By Charles Thomas Jones
The Bible class is an excellent way to provide spiritual food for all ages. Class discussion and other classroom activities provide for added learning techniques as opposed to the lecture approach which is often used in the assembly. Because most teaching from the pulpit is presented at the adult level, the Bible class is the primary channel through which the church is able to mold the hearts of the young. The strength of the church in the future greatly depends on how well we use this channel now.
A good Bible class program does not just happen, but needs the active participation and direction of the elders. This requires defining specific targets for the program, making plans for reaching these goals, acquiring a good knowledge of the study materials, providing for teacher training, and selecting qualified teachers. Clearly, dedicated and knowledgeable teachers who are willing to apply the time and energy required are vital to the success of the program. Without careful planning and leadership, the teaching program can easily drift into little more than a formal child care program.
While the elders can provide leadership in planning an effective class program, equally important is the reenforcement of the concepts and principles in the home. No matter how well the Bible class program may be carried out, the effectiveness can be greatly diminished by the lack of parental example and concern for the spiritual development of the family.
Concepts of a good Bible class curriculum and the best way to implement it are somewhat subjective and will vary from one congregation to another. Recently, the Downtown church in Lawrenceburg, TN (where I am now serving as an elder) has initiated plans for improving our Bible study program. In the following paragraphs I would like to describe briefly three characteristics which we are including in our program. I will also summarize the basic features of the plan. These thoughts are not presented as being unique with us nor am I suggesting that this is the only effective approach. It is, however, an approach that we feel will greatly improve our efforts to feed the flock through the Bible class program.
1. The Students Need The Overall Picture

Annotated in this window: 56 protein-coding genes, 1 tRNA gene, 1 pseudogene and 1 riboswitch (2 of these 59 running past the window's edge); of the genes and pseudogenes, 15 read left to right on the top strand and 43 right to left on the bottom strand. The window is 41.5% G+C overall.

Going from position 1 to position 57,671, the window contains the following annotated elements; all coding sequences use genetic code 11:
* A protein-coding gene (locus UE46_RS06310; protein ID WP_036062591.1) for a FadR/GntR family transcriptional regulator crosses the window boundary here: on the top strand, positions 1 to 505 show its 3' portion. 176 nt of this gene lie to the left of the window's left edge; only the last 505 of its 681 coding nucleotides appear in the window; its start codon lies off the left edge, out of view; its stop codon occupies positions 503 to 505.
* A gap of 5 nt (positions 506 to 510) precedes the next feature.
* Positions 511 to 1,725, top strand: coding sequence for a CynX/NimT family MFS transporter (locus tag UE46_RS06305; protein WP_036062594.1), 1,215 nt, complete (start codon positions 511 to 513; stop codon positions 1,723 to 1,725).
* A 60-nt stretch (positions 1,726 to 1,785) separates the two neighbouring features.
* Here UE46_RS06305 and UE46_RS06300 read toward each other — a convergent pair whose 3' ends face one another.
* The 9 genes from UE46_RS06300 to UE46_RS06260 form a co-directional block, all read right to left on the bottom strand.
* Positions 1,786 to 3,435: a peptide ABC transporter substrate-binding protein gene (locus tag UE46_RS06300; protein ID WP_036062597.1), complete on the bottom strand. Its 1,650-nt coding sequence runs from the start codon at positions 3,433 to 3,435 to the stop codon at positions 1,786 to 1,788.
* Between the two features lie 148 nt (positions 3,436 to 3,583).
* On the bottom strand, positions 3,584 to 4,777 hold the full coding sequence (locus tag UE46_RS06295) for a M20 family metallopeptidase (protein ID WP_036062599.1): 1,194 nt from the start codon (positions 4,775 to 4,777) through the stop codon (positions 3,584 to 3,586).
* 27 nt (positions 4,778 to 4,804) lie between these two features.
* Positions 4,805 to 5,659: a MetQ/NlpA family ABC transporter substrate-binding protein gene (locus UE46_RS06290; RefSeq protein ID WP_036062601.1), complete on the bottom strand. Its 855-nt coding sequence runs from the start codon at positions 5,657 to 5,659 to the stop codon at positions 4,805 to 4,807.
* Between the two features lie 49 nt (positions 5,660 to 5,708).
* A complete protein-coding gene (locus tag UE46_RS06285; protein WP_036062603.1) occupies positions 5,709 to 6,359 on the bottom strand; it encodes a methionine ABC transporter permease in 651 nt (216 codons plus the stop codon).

A clear understanding of any, subject requires a general overview in order to understand how the component parts fit into the whole. Equally important is the need for the Bible class student to have a overall view of the Scriptures to see how the lessons all fit together. Perhaps all too often, our classes are presented as a collection of lessons, which contain valid truths and principles, but leave the student unable to see the forest for the individual trees. The varied lessons of the Old and New Testaments need to be tied together into an overall picture which illustrates the unfolding of God’s plan of redemption.
In our program we want to clearly stress that Jesus Christ is the central theme of the Scriptures. Teachers at all age levels are deliberately developing this theme so that the student will come to the full realization that all of our studies ultimately relate to the Savior and his kingdom. We want the student to understand that God purposed this plan before the foundation of the world, that the prophets anticipated the Lord’s coming, and that God’s purpose was fulfilled by Jesus and his church. One way we keep this broad perspective before the student is through the use of time lines showing where the specific lessons falls in the overall plan. The prophecies of the Lord’s coming and their fulfillment also provide opportunities to stress this overall concept.
Basic to this central theme also is the understanding that God gave different laws and spoke in various ways as his plan developed. But today he has given us his Son for us to hear. Obviously, this understanding is an essential element to the proper division of the Scriptures. The need for stressing it is apparent when one considers the fact that many are unable to make a distinction between the Ten Commandments and the New Covenant.
We want also to take deliberate steps to stress some overall characteristics of God’s word. In the light of much modern thinking that the Scriptures were written for Bible times and are not applicable today, and that new revelations are still to come, we want to insure through our class program that the student sees the Bible as relevant and complete. He should know that God has provided all things pertaining to life and godliness (2 Pet. 1:3), that there will be no more revelations (Jude 3), and that the Word will abide forever (1 Pet. 1:23-25).
2. Focus On The Principles Rather Than Facts